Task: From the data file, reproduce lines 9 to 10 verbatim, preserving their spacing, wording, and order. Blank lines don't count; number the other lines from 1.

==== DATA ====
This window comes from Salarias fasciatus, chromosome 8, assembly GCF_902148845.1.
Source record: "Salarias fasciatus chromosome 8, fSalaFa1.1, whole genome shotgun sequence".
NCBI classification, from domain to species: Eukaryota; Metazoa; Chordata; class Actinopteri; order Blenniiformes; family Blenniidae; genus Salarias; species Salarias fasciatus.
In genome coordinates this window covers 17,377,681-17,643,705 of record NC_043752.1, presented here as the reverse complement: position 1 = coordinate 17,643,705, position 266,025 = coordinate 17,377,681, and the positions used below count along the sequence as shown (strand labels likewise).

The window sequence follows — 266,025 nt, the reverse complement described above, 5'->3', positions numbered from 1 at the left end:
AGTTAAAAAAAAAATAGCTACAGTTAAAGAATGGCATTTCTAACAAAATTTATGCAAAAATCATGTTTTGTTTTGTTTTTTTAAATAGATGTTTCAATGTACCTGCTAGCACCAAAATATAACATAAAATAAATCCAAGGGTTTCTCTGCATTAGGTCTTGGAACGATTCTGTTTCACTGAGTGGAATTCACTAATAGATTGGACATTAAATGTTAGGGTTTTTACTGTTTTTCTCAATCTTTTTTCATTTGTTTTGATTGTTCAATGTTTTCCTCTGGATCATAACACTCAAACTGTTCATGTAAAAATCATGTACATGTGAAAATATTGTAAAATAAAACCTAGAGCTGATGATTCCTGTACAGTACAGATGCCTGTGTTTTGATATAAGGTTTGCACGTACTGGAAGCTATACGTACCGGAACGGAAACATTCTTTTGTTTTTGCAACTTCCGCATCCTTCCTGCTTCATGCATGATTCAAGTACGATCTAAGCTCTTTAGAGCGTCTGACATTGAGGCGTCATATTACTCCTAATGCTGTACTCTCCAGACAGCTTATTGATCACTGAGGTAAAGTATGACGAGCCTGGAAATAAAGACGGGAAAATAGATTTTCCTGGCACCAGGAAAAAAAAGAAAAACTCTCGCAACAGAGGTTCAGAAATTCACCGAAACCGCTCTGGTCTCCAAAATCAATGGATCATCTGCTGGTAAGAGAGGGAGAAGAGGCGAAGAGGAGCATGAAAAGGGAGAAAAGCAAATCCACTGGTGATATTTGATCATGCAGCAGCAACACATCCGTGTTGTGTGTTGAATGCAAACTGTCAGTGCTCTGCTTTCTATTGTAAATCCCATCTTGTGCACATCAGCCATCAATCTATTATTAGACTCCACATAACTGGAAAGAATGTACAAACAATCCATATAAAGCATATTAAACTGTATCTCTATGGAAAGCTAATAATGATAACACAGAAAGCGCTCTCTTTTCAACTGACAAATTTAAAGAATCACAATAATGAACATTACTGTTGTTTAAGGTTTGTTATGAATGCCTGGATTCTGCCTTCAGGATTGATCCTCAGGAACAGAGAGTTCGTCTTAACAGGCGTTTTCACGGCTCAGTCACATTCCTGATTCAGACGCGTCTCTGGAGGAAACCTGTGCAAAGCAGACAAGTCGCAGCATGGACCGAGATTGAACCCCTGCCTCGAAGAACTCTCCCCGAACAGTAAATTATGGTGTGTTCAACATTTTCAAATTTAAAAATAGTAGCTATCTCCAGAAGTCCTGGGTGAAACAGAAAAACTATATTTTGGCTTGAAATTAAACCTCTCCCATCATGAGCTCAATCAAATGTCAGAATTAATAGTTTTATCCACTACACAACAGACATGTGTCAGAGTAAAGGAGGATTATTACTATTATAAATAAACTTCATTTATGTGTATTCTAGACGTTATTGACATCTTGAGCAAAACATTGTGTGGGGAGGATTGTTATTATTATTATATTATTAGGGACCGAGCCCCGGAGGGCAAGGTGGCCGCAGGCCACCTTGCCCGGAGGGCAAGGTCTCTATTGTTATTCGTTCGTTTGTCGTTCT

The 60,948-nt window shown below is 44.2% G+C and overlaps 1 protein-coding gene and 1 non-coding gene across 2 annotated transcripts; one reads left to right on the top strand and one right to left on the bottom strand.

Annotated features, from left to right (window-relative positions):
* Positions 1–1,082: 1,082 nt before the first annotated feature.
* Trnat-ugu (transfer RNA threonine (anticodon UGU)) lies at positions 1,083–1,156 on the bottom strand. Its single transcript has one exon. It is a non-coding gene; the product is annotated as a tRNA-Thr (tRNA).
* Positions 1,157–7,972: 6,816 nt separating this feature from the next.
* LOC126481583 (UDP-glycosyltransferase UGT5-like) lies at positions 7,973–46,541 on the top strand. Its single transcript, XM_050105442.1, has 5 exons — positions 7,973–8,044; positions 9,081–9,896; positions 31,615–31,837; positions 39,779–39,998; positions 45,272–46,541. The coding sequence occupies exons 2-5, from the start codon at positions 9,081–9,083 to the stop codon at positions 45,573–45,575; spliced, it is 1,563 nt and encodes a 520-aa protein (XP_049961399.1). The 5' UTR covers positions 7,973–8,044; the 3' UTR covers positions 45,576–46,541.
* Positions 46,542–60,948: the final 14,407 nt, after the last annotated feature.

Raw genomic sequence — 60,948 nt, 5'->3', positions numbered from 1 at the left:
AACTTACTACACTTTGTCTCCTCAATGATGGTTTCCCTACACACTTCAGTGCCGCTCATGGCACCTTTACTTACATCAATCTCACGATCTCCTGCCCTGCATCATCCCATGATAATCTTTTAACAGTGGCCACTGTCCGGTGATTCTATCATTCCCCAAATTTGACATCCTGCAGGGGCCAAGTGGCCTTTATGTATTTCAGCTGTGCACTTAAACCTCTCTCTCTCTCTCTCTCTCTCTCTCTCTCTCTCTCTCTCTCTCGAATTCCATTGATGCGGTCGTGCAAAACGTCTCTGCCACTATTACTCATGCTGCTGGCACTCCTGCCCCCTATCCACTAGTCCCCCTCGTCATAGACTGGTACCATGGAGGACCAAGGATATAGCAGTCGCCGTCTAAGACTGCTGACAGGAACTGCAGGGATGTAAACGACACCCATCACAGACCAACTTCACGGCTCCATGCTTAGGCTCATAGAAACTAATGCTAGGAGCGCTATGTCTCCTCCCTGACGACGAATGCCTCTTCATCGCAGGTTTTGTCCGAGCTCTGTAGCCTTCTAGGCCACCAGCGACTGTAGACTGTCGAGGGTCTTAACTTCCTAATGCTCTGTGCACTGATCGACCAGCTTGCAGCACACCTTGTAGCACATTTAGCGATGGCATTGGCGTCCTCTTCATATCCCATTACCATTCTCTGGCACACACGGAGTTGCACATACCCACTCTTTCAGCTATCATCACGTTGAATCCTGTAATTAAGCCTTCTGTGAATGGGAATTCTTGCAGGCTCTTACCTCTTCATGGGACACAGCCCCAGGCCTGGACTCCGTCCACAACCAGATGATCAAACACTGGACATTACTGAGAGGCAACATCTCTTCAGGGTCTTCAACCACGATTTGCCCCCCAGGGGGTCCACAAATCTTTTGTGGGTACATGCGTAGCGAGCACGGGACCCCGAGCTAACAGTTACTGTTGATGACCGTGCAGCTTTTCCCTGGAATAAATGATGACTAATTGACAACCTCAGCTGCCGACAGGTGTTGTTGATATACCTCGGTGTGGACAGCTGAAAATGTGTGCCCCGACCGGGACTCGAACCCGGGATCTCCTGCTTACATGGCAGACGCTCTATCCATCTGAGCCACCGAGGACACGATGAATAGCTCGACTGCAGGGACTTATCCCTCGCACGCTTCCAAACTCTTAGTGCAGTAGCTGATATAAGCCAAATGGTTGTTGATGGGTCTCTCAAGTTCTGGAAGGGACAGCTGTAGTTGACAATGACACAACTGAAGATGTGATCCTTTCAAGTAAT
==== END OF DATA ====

* Positions 1–1,082: 1,082 nt before the first annotated feature.
* Trnat-ugu (transfer RNA threonine (anticodon UGU)) lies at positions 1,083–1,156 on the bottom strand. Its single transcript has one exon. It is a non-coding gene; the product is annotated as a tRNA-Thr (tRNA).